But not everyone thinks the campaign is a good idea. National child advocacy group Children Now says the marketing effort may be crossing a boundary when it enters a hospital setting.
"The larger question is whether there are any safe spaces still available to children and a hospital should be considered a safe space," said Jeff McIntyre, director of national policy for Children Now. "People have to remember this is a medical setting and that having a child can be a cautious moment because not everything goes the way it should every time."
McIntyre said he understands the reasoning behind Disney's approach and that the trend in marketing is to target children at a younger and younger age. "But I think hospitals have to consider their ethical responsibility to patients."
To date, it's hard to tell how many hospitals Disney has visited, since the campaign is still just a few weeks old. The Winnie Palmer Hospital for Children in Orlando contracts with Disney partner Our365 for portraits of newborns but isn't involved with Disney's campaign, at least not yet.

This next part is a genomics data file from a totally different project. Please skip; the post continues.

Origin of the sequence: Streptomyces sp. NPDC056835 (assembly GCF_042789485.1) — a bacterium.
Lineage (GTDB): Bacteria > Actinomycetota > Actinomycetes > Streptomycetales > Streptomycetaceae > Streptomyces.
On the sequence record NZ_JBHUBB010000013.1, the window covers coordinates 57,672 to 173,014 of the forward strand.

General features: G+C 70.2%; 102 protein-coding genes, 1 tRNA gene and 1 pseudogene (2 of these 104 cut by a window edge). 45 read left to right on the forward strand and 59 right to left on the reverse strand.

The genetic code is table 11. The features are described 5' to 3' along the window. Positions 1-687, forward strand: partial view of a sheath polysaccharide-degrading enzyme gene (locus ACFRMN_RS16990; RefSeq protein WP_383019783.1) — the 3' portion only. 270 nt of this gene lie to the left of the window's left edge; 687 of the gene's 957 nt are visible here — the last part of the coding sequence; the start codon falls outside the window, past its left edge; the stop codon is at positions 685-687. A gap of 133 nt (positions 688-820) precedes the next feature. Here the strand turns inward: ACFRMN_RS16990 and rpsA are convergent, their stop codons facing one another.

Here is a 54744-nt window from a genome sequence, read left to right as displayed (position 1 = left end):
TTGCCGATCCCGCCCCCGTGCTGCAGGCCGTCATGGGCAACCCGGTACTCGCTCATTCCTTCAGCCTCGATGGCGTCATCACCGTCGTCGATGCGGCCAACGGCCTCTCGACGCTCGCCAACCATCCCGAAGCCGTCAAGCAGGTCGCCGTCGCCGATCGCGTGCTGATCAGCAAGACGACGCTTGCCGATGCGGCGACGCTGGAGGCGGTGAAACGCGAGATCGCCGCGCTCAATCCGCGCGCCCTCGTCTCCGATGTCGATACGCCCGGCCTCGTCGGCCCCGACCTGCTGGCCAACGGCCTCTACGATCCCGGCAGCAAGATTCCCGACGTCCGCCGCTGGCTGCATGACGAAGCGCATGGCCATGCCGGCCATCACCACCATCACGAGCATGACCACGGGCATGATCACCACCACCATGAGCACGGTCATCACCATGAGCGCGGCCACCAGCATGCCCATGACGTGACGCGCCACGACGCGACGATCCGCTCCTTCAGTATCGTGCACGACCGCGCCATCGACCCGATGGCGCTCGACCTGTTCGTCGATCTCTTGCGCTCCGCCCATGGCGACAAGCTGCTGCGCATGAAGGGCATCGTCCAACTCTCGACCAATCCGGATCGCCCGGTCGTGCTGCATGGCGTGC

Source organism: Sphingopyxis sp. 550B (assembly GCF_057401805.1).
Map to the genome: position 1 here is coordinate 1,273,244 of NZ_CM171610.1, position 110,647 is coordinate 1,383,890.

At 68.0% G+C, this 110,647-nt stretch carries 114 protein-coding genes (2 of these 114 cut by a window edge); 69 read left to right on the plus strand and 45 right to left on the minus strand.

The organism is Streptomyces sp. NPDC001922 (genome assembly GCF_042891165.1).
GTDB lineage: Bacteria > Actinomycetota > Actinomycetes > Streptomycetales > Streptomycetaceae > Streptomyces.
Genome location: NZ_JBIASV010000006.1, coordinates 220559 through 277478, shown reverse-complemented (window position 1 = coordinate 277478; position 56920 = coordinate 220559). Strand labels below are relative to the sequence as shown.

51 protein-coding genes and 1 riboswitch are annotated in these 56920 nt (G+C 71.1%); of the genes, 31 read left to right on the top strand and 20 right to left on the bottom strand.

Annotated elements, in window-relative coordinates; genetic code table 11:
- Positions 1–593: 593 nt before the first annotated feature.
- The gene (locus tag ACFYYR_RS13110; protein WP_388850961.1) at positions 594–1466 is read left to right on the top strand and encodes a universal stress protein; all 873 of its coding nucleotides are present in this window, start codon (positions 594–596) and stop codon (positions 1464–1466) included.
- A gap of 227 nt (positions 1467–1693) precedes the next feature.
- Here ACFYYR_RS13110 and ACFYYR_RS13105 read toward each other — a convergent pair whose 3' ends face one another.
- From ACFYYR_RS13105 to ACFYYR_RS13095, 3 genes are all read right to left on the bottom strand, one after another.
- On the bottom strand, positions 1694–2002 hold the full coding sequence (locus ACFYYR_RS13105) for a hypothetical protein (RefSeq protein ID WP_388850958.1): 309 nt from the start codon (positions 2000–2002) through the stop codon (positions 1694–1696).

"It may be something we do in the future but we're not working with Disney right now or giving away products," said hospital spokesman Geo Morales.
Overall, the Disney campaign raises interesting issues. Marketing executives can point to the fact that mothers are receiving free apparel and services compliments of Disney, a trusted brand. But hospitals also have to look at the ethical issues raised by Children Now, which could take them into a gray area they may not want to enter.